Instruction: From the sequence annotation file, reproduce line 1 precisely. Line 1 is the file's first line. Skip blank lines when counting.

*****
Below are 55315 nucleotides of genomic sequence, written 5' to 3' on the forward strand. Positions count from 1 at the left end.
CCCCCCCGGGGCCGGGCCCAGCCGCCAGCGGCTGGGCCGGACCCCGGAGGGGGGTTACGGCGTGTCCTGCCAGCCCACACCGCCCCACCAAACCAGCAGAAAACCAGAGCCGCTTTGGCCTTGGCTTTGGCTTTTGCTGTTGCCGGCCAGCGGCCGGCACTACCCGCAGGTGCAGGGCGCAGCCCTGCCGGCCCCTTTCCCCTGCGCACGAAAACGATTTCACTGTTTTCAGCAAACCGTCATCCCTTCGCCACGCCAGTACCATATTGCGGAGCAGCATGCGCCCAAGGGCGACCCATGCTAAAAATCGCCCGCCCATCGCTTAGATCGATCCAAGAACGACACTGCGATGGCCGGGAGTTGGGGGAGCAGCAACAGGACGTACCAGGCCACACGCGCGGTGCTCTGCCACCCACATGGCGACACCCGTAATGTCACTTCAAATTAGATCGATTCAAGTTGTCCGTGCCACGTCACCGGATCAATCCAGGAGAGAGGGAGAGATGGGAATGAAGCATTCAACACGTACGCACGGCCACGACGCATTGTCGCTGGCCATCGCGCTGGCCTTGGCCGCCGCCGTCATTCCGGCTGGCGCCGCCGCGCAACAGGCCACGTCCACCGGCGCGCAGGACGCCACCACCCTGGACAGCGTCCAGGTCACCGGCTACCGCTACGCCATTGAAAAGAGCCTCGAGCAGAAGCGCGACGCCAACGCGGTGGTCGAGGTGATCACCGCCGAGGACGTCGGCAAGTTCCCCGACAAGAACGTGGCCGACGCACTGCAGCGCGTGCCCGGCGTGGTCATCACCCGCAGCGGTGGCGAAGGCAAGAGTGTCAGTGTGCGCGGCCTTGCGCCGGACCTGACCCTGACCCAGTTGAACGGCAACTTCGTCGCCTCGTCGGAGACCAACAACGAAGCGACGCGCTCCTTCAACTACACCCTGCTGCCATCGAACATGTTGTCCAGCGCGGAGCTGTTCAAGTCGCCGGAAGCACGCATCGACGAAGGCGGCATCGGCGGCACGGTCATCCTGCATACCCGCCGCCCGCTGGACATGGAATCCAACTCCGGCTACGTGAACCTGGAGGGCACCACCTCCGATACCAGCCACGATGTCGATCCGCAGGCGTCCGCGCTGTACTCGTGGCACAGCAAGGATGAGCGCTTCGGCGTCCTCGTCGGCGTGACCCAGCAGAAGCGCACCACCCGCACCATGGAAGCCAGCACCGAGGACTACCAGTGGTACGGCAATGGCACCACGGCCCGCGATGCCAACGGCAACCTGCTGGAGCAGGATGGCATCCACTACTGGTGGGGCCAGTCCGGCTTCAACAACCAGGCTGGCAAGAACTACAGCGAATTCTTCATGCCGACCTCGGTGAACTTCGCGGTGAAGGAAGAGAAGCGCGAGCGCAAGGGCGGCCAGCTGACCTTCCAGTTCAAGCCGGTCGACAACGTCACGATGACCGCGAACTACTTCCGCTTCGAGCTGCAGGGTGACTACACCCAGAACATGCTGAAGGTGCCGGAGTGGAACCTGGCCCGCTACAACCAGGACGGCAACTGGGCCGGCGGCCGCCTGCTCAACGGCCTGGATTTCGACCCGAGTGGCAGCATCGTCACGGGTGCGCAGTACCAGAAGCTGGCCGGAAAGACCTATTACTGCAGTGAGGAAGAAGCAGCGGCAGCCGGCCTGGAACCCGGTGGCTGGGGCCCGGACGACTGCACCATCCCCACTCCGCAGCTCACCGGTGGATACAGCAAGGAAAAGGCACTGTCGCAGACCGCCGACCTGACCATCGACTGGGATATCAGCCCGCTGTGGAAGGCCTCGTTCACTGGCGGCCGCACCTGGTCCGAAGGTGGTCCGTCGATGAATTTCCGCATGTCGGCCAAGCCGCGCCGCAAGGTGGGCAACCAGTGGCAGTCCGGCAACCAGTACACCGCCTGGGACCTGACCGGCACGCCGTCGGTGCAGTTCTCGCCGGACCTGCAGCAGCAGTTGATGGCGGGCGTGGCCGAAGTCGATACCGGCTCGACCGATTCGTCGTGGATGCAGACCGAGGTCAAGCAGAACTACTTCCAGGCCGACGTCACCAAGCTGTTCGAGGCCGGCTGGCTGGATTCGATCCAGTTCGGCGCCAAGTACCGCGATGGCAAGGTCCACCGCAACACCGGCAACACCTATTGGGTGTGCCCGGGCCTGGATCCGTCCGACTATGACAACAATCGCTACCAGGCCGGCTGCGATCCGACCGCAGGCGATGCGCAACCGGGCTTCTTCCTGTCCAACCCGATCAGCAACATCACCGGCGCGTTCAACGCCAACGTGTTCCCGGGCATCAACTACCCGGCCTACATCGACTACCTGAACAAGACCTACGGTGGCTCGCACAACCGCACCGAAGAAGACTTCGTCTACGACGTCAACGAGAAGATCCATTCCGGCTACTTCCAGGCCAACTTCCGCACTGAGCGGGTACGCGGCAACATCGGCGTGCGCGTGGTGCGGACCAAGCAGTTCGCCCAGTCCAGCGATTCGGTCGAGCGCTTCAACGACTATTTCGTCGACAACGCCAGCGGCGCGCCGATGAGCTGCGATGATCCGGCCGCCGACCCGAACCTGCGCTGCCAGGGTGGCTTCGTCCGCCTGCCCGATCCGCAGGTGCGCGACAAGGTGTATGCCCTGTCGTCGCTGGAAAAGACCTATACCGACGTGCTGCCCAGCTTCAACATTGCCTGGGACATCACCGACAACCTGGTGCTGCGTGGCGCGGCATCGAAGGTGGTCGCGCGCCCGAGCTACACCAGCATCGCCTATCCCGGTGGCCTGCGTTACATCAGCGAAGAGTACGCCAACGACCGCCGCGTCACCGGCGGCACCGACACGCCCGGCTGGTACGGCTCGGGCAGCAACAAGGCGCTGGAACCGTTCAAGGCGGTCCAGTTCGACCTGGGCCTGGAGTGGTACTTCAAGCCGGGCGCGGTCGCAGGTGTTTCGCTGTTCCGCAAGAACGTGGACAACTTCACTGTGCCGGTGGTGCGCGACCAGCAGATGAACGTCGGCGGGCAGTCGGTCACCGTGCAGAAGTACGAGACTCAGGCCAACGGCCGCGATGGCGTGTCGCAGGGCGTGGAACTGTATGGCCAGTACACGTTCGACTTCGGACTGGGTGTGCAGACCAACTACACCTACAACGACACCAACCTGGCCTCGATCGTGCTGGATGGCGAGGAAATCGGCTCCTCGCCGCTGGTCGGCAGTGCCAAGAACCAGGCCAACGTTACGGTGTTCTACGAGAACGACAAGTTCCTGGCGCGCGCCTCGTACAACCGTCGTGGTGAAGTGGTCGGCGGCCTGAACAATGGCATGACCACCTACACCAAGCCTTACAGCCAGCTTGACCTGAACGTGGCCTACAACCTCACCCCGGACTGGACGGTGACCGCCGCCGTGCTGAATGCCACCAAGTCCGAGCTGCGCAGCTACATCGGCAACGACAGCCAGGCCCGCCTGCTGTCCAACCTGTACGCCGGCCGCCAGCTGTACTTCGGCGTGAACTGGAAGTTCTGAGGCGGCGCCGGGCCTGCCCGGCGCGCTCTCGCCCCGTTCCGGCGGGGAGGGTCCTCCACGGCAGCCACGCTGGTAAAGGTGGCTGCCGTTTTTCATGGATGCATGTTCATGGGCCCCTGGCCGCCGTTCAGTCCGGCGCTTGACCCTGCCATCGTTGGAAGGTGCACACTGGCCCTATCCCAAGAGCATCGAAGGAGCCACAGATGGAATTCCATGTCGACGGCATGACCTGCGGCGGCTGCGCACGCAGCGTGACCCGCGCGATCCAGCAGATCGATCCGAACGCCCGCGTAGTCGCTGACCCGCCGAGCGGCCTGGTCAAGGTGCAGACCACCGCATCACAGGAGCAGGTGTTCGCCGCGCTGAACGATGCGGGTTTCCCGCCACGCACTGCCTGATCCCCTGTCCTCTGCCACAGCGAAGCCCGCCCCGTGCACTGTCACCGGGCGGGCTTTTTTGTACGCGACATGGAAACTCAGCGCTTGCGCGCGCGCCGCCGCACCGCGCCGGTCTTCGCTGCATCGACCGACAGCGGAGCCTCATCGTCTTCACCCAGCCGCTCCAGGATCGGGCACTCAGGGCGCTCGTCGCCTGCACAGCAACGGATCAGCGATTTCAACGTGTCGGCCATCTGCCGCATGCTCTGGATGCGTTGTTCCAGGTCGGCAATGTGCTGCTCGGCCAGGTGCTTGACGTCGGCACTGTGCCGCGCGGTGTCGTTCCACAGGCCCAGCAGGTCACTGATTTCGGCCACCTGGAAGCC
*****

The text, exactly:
Below are 55315 nucleotides of genomic sequence, written 5' to 3' on the forward strand. Positions count from 1 at the left end.